Pride in Maskwacis

The 4th inaugural Maskwacis Pride crosswalk painting took place on Saturday 12, 2020.

Manluk Centre/ Impress
Manluk Centre re-opens to the public

Drop in and registered programs will be available; one-third facility capacity to be followed.

File photo
Leduc RCMP request assistance to identify armed robbery suspect

Leduc RCMP are looking for male responsible for an armed robbery at Super Car and RV Wash in Leduc.

Alberta Premier Jason Kenney arrives at the 2021 budget in Edmonton on Thursday, Feb. 25, 2021.THE CANADIAN PRESS/Jason Franson
Alberta launches COVID vaccine lottery with million-dollar prizes to encourage uptake

The premier says the lottery will offer three prizes worth $1 million a piece, as well as other prizes

Canadian Prime Minister Justin Trudeau participates in a plenary session at the G7 Summit in Carbis Bay, England on Friday June 11, 2021. THE CANADIAN PRESS/Adrian Wyld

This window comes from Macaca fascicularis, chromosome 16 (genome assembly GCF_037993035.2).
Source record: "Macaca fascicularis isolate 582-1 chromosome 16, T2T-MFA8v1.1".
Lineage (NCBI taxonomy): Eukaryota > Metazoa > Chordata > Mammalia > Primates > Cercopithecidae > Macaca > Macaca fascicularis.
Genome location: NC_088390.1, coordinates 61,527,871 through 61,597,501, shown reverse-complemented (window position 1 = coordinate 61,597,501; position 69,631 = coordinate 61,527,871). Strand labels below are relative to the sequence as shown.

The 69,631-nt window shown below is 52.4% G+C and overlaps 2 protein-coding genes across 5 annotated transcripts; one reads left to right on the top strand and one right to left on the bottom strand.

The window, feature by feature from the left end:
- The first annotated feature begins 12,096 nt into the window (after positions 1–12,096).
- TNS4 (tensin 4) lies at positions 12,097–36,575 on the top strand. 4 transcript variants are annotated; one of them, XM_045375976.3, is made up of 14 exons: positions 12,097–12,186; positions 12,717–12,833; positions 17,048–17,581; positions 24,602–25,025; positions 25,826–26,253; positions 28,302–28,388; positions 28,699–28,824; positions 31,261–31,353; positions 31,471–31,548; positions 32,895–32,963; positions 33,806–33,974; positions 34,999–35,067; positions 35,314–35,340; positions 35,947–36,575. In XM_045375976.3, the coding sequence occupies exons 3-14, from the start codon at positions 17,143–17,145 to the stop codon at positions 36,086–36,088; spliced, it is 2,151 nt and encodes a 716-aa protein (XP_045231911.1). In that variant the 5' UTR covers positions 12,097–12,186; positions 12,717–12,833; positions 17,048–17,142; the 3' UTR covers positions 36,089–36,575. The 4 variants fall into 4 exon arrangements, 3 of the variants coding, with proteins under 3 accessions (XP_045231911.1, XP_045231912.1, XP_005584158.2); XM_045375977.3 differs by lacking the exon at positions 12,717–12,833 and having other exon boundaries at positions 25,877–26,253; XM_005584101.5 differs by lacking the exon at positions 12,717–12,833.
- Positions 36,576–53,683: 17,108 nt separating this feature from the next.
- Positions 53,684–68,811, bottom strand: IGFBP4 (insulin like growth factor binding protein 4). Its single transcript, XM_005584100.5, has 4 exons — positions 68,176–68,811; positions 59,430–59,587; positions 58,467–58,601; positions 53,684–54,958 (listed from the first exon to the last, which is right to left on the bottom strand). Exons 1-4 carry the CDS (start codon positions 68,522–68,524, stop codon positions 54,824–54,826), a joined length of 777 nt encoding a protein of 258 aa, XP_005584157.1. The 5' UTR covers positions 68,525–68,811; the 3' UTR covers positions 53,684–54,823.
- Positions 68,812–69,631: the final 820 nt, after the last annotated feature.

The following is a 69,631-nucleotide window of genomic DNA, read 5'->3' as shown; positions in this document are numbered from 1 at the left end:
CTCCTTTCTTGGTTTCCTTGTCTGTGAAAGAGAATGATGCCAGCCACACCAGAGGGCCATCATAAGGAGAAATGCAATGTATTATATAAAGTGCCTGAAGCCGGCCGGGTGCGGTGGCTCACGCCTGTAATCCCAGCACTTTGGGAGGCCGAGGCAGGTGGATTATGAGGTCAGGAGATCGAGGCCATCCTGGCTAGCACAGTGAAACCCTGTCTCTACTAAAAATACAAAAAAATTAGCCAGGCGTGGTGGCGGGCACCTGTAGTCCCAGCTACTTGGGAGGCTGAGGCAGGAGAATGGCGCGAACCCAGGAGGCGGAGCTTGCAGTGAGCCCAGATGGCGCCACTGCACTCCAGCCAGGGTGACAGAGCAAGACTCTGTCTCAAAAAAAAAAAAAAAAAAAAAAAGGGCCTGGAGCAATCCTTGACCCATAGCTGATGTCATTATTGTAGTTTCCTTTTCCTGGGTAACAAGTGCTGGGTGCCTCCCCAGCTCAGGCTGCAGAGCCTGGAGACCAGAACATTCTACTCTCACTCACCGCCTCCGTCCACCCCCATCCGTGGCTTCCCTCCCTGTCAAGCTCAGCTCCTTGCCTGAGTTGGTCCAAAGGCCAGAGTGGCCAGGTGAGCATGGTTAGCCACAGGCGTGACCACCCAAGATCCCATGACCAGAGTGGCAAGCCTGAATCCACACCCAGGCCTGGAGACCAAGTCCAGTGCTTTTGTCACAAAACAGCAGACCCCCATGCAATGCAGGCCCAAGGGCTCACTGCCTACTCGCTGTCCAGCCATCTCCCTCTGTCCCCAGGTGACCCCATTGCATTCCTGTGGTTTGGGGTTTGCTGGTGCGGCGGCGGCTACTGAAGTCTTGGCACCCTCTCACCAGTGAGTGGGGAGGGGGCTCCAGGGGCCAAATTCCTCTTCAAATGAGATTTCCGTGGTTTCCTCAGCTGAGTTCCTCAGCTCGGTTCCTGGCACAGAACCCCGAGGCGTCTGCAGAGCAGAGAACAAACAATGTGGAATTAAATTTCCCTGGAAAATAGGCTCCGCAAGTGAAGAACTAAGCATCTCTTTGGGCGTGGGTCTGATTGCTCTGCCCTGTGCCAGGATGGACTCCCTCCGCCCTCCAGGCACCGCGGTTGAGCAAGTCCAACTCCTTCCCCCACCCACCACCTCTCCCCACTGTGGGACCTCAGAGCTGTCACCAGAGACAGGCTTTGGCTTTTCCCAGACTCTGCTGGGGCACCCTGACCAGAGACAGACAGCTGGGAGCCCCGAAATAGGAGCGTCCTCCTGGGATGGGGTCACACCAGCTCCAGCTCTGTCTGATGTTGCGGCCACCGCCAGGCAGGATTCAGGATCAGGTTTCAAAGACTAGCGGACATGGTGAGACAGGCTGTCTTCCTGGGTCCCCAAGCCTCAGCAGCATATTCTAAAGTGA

Canada donating 13M surplus COVID-19 vaccine doses to poor countries

Trudeau says the government will pay for 87 million shots to be distributed to poor countries

Montreal Canadiens goaltender Carey Price (31) is scored on by Vegas Golden Knights defenseman Alec Martinez, not pictured, during the second period in Game 1 of an NHL hockey Stanley Cup semifinal playoff series Monday, June 14, 2021, in Las Vegas. (AP Photo/John Locher)
Habs fall 4-1 to Vegas Golden Knights in Game 1 of NHL semifinal series

Match was Montreal’s first game outside of Canada in 2021

The Kamloops Indian Residential School is photographed using a drone in Kamloops, B.C., Monday, June, 14, 2021. The remains of 215 children were discovered buried near the former school earlier this month. THE CANADIAN PRESS/Jonathan Hayward
Communities grapple with what to do with former residential and day schools

Some tear them down as a tool to help healing, others repurpose them as tools for moving forward

RCMP Const. Shelby Patton is shown in this undated handout photo. RCMP say that Patton was hit by an allegedly stolen truck that he had pulled over on Saturday morning in Wolseley, east of Regina. THE CANADIAN PRESS/HO, RCMP